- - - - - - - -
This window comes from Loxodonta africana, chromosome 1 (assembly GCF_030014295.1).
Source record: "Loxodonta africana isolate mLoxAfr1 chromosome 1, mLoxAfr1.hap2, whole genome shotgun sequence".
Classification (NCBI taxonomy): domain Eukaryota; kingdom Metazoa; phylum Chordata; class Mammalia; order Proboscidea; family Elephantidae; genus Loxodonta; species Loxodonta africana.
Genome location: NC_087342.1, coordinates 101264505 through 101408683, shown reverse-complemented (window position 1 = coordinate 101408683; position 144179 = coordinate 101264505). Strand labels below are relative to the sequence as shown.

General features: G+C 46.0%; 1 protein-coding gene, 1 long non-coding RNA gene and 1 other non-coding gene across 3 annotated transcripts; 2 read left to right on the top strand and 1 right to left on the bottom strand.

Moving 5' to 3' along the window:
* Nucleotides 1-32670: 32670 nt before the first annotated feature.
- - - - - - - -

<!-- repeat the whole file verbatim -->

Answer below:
This window comes from Loxodonta africana, chromosome 1 (assembly GCF_030014295.1).
Source record: "Loxodonta africana isolate mLoxAfr1 chromosome 1, mLoxAfr1.hap2, whole genome shotgun sequence".
Classification (NCBI taxonomy): domain Eukaryota; kingdom Metazoa; phylum Chordata; class Mammalia; order Proboscidea; family Elephantidae; genus Loxodonta; species Loxodonta africana.
Genome location: NC_087342.1, coordinates 101264505 through 101408683, shown reverse-complemented (window position 1 = coordinate 101408683; position 144179 = coordinate 101264505). Strand labels below are relative to the sequence as shown.

General features: G+C 46.0%; 1 protein-coding gene, 1 long non-coding RNA gene and 1 other non-coding gene across 3 annotated transcripts; 2 read left to right on the top strand and 1 right to left on the bottom strand.

Moving 5' to 3' along the window:
* Nucleotides 1-32670: 32670 nt before the first annotated feature.